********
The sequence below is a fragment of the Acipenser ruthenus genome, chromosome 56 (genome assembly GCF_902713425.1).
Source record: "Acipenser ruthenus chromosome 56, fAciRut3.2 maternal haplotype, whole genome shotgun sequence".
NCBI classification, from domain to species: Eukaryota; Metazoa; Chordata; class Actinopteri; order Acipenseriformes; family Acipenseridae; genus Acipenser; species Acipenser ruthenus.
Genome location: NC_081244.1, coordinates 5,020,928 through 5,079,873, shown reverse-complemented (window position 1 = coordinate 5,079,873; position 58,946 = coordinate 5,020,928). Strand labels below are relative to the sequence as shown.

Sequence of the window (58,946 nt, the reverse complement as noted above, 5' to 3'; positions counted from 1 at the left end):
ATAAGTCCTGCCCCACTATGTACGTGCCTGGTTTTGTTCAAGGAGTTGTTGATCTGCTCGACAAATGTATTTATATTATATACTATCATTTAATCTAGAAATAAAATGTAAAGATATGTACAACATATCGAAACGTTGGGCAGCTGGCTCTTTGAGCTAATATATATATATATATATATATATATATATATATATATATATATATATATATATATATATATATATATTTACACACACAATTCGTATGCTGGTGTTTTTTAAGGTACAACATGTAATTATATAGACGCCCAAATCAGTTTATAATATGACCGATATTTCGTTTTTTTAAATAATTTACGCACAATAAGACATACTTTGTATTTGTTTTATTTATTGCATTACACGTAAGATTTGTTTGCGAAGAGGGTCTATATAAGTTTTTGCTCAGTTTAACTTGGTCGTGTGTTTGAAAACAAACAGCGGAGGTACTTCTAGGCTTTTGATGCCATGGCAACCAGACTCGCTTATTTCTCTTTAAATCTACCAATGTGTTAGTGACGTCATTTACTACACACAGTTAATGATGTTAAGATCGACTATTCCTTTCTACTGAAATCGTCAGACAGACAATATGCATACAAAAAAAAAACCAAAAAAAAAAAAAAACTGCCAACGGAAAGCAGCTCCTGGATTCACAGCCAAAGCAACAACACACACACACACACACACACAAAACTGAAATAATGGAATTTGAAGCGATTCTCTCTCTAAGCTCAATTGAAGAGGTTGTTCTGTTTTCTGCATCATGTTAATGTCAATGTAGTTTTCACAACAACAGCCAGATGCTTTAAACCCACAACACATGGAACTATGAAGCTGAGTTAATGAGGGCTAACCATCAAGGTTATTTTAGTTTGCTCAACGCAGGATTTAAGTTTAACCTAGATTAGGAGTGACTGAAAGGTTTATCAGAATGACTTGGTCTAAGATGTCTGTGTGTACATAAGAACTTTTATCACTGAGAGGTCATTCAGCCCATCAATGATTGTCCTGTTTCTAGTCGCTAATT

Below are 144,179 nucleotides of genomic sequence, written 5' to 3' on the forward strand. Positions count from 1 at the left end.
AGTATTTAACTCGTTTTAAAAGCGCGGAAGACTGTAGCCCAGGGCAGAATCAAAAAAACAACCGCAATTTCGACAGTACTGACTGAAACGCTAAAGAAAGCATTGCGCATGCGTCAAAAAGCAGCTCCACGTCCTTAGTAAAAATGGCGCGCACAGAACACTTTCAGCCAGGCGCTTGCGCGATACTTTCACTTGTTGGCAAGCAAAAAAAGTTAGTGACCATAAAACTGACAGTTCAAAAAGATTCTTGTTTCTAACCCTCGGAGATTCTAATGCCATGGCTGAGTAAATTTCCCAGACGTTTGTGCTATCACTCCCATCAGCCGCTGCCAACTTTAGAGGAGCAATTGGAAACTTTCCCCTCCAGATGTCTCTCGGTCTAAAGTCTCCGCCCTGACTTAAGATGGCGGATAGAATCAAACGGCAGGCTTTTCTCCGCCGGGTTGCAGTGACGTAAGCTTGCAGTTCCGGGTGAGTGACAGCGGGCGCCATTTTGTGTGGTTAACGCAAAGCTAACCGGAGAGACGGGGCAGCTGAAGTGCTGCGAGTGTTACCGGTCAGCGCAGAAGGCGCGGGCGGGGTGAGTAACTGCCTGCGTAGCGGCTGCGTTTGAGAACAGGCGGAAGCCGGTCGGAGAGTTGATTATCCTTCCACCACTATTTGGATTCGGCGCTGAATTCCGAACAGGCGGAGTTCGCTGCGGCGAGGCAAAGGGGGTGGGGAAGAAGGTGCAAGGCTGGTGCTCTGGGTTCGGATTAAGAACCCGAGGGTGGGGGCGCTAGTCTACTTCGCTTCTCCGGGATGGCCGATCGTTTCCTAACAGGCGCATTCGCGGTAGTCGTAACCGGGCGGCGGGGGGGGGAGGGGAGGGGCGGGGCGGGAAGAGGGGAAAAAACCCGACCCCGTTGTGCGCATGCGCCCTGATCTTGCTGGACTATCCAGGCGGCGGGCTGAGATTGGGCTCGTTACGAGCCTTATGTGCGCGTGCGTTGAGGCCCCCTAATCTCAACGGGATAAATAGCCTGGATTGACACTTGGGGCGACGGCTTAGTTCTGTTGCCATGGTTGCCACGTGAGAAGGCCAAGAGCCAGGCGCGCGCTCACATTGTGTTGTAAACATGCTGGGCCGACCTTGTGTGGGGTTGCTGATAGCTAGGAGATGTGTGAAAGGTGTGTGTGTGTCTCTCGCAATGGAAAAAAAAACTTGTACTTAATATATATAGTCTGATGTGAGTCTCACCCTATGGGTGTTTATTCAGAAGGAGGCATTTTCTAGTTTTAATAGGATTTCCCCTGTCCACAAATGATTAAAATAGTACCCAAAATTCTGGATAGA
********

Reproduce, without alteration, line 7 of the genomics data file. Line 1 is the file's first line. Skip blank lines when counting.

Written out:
Below are 144,179 nucleotides of genomic sequence, written 5' to 3' on the forward strand. Positions count from 1 at the left end.